Rodrigo’s Famous Adagio

Pacific Symphony’s first concert in December—Miloš Plays Rodrigo (Dec. 1-3)—features Joaquin Rodrigo’s Concierto de Aranjuez. Written in 1939, the work could be considered Spain’s most famous musical export. Not only is the Concierto a stunningly beautiful work for guitar and orchestra, but its second movement has become something of a pop phenomenon, hailed for its poignant beauty. The melody is so lush and gorgeous that artists have adapted it to many genres, including pop, classical, jazz, hip hop, fado, rock, and more. The piece was featured to good effect in the 90s British comedy-drama, Brassed Off. In the film, a young euphonium-playing Ewan MacGregor falls head-over-heels for flugelhornist Tara Kennedy when she plays the slow movement of what the bandmaster calls the “Concerto d’Orange Juice.”

Jazz great Miles Davis was inspired to reinterpret the Concierto’s Adagio movement on flugelhorn for his Sketches of Spain album. His arranger Gil Evans commented, “We hadn’t intended to make a Spanish album. We were just going to do the Concierto de Aranjuez. A friend of Miles gave him the only album in existence with that piece. He brought it back to New York and I copied the music off the record because there was no score. By the time we did that, we began to listen to other folk music, music played in clubs in Spain… So we learned a lot from that and it ended up being a Spanish album. The Rodrigo, the melody is so beautiful. It’s such a strong song.” Miles Davis said of the Adagio: “That melody is so strong that the softer you play it, the stronger it gets, and the stronger you play it, the weaker it gets.”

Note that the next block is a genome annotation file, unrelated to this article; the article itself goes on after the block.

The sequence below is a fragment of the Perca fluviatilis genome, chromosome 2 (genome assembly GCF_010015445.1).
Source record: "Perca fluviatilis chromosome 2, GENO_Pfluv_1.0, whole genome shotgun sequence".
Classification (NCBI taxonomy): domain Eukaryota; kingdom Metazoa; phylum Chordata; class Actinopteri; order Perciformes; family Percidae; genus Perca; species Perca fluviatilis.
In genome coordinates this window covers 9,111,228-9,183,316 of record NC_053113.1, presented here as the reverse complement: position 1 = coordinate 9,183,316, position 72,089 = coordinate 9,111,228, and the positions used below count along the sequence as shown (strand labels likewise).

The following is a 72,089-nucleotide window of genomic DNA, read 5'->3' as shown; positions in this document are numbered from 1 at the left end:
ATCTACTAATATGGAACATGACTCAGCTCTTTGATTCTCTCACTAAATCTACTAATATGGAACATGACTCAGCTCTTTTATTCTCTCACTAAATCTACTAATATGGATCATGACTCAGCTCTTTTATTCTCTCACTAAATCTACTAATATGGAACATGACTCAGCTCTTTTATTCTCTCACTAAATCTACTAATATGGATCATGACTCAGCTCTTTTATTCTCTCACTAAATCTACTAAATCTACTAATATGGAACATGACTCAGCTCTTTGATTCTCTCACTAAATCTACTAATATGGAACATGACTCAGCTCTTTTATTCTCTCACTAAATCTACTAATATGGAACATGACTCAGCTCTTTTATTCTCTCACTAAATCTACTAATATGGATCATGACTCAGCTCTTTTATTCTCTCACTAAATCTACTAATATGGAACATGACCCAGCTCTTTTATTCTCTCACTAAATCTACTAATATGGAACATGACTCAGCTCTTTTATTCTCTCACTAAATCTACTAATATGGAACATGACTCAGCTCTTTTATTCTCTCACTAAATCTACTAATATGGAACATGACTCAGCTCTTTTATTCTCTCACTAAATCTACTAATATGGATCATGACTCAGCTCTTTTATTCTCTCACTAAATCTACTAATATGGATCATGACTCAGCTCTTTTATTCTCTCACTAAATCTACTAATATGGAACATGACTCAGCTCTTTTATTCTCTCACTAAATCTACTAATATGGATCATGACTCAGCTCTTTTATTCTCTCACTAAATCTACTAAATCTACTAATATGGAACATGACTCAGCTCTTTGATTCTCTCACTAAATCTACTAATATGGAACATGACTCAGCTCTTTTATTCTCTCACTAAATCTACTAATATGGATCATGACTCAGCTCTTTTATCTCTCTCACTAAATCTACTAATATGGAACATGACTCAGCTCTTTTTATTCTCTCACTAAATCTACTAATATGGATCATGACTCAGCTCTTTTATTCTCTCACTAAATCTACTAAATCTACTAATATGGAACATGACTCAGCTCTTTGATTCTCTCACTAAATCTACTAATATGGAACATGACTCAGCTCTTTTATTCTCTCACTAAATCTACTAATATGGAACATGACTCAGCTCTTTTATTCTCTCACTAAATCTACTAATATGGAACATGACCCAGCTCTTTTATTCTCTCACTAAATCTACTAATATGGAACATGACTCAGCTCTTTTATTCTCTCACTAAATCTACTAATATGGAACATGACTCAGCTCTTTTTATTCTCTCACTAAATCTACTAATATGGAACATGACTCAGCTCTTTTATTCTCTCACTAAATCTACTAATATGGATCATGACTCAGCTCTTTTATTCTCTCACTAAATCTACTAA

Santana, one of the best-selling rock bands of all time, interpreted “En Aranjuez” with its trademark fusion of rock with Latin American jazz. American jazz trumpeter Chris Botti included his version of “En Aranjuez Con Tu Amor” on his album Impressions, which won a Grammy Award for “Best Pop Instrumental Album” in 2013. The arrangement of the Adagio by popular Croation cellist Hauser shares the spotlight with a guitarist.

Lyrics in Spanish—“En Aranjuez Con Tu Amor”—were given to the second movement and were sung by Jose Carreras, Andrea Bocelli, Jose Feliciano, and many others. In French “Aranjuez, Mon Amour” were popularized by European singer Nana Mouskouri and the famous Portugues fado diva Amalia Rodrigues.      

Perhaps the most striking adaptation of Rodrigo’s Adagio is that of the Lebanese singer Fairuz sung in Arabic. “Li Beirut” (“To Beirut”) was released at the height of the Lebanese Civil War. It is a heartfelt plea for healing of the conflict that divided her hometown. The lyrics express nostalgia and longing for a lost world.